Why does the UK need to follow America?

Is the UK falling into the old trap of blindly following the Americans? Across the Atlantic, the financiers are still master of the universe but only just. The Poulson package is in trouble. At $700 billion and rising it could cost every American family $5000. It As a New York Times analyst puts it : “The initial scepticism that greeted its unveiling has only deepened. Some are horrified at the prospect of putting $700 billion in public money on the line. Others are outraged that Wall Street, home of the eight-figure salary, may get rescued from the consequences of its real estate bender, even as working families give up their houses to foreclosure.” But Times columnist Gerard Baker may be right: “Mr Paulson has time and chaos on his side.”

Ever more global plans are now demanded, a G7 plan a Euro-plan,. Where is the British plan, they ask? The Bank of England strategy is more cautious. Against these calls and the advice of the radical and deeply gloomy state interventionist Will Hutton, the extension of the Bank of England’s Special Liquidity Scheme from the end of next month to January shows the Bank prefers jump-starts to a full high octane new engine to get the banks to lend again. Along side the Scheme Gordon Brown is putting his faith in his long-term advocacy of an international framework of regulation to boost confidence. You’ve got to wish him luck; its a whole lot cheaper. It may have to be faced: just as in the 1950s and 60s the British economy could not support an international post-imperial Sterling Area, so the UK of today may not be able to sustain the position of London as joint world centre with New York of international capital markets.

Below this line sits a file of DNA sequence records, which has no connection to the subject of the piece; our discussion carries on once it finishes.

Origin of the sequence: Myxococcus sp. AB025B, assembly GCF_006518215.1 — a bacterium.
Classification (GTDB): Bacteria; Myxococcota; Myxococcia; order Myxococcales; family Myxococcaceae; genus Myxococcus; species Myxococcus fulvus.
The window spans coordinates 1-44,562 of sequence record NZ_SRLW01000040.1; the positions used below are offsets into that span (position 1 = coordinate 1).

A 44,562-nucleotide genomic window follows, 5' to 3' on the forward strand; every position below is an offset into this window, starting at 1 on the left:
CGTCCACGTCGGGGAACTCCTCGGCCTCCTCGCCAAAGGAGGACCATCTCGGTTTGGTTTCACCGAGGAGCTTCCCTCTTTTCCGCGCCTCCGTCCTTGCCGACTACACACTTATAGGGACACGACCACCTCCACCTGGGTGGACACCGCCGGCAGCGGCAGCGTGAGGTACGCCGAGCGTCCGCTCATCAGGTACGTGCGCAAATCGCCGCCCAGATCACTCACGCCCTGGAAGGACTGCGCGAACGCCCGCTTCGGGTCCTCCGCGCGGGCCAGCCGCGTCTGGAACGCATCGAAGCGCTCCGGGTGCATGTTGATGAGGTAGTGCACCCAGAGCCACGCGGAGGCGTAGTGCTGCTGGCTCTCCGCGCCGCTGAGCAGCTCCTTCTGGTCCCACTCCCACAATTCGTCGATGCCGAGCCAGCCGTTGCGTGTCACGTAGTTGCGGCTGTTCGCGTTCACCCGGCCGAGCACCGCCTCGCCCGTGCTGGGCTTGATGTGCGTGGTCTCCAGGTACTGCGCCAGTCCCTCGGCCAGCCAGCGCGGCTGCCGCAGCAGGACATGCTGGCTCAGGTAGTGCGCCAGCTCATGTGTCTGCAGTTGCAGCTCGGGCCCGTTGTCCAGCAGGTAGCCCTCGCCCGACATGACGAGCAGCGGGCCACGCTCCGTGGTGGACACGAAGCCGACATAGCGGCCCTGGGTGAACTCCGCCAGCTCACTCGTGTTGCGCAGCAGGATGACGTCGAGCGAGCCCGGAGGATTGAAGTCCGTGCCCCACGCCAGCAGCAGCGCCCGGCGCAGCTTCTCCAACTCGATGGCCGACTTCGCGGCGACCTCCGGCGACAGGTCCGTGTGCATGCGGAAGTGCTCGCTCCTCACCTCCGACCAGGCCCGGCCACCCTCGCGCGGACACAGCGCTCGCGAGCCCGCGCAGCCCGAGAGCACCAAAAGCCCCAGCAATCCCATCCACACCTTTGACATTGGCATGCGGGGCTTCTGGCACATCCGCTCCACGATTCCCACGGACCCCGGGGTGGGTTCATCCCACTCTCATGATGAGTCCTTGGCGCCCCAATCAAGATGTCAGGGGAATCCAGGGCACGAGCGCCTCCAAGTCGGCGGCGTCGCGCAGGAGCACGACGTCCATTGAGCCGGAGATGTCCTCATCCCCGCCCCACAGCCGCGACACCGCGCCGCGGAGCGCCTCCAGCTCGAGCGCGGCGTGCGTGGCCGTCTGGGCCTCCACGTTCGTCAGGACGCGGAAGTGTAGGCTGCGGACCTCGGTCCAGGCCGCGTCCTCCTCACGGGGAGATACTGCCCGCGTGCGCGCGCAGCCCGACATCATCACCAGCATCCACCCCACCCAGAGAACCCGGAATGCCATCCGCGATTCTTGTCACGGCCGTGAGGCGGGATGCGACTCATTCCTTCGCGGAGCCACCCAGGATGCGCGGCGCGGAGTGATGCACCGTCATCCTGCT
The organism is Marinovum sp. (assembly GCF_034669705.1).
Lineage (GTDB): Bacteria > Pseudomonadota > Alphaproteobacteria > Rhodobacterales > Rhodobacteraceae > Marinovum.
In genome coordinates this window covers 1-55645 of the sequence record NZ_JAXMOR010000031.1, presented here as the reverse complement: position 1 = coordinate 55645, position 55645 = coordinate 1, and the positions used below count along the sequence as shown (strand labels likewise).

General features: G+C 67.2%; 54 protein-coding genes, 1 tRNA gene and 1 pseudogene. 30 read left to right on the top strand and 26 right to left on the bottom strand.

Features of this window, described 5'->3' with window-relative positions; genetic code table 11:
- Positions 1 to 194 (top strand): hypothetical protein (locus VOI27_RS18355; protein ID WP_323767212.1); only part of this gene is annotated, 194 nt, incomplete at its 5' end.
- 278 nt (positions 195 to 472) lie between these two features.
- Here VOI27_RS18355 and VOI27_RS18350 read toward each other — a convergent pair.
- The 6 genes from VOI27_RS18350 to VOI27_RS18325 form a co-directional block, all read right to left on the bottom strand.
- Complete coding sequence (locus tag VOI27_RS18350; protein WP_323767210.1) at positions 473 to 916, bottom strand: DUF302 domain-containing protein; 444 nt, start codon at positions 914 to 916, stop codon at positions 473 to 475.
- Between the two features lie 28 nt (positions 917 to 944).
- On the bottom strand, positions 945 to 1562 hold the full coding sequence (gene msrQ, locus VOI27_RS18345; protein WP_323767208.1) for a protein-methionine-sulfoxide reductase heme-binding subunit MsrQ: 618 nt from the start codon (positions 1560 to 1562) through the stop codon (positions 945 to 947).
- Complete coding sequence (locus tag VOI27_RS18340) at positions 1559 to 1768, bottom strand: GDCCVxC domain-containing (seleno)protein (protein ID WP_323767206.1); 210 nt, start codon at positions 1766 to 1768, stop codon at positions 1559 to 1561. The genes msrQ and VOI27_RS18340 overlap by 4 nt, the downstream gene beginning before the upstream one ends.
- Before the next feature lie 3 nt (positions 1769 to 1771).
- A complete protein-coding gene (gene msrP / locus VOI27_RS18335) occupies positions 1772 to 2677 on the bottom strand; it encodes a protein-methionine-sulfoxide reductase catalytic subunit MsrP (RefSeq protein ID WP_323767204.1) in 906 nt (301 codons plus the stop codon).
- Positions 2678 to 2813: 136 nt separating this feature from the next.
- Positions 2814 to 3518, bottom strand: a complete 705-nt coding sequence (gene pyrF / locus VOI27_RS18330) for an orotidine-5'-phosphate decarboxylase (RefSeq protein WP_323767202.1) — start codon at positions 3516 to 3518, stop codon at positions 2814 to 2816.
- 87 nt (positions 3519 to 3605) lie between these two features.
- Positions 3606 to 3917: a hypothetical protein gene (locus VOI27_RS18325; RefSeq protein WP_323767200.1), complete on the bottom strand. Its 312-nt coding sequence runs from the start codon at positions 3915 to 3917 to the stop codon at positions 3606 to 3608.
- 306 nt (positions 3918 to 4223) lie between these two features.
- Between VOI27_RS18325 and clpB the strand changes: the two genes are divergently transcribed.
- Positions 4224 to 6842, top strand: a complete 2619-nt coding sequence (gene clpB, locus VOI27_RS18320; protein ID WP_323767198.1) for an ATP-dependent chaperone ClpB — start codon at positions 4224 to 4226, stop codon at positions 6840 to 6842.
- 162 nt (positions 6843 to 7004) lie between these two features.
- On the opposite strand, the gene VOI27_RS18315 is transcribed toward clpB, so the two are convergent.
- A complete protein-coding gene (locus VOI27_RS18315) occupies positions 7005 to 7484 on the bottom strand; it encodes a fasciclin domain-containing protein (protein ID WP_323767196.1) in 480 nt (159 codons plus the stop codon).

As Bill Emmott, former Economist editor tells it: “ the true impact of this expansion of public spending lies in politics, and in what this rescue will now make more difficult or perhaps impossible: the expansion of other areas of public spending, such as healthcare or public programmes for alternative energy.”
In the end it comes down to politics. The problem is, politics has never been this weak for thirty years. The timing of this financial crisis couldn’t be worse and augurs badly for for a new era of international banking confidence. A lame-duck unpopular US president, an election campaign thrown off the rails and in Britain, the near-collapse of government authority. We’re lucky that the only external enemy is al-Qaida.